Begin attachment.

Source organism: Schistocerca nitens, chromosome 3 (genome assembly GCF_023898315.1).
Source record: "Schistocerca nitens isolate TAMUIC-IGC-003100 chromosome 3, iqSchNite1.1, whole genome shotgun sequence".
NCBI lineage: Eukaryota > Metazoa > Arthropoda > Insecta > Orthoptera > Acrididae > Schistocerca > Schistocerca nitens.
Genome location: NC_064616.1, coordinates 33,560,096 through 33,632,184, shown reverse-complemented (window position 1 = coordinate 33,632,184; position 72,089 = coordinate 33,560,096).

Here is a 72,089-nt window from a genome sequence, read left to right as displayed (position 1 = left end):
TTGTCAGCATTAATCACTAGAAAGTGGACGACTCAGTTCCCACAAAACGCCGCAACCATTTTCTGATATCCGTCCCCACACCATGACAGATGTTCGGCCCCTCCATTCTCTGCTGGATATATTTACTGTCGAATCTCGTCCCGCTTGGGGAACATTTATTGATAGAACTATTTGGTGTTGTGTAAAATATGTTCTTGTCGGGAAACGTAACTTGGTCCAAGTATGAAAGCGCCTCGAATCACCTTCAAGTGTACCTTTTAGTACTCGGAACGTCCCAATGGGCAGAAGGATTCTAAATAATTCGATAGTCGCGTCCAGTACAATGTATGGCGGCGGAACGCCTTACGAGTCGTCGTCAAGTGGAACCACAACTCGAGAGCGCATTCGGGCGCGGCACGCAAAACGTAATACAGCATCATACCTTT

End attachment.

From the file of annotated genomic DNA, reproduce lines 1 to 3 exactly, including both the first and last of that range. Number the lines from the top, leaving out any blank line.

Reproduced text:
Source organism: Schistocerca nitens, chromosome 3 (genome assembly GCF_023898315.1).
Source record: "Schistocerca nitens isolate TAMUIC-IGC-003100 chromosome 3, iqSchNite1.1, whole genome shotgun sequence".
NCBI lineage: Eukaryota > Metazoa > Arthropoda > Insecta > Orthoptera > Acrididae > Schistocerca > Schistocerca nitens.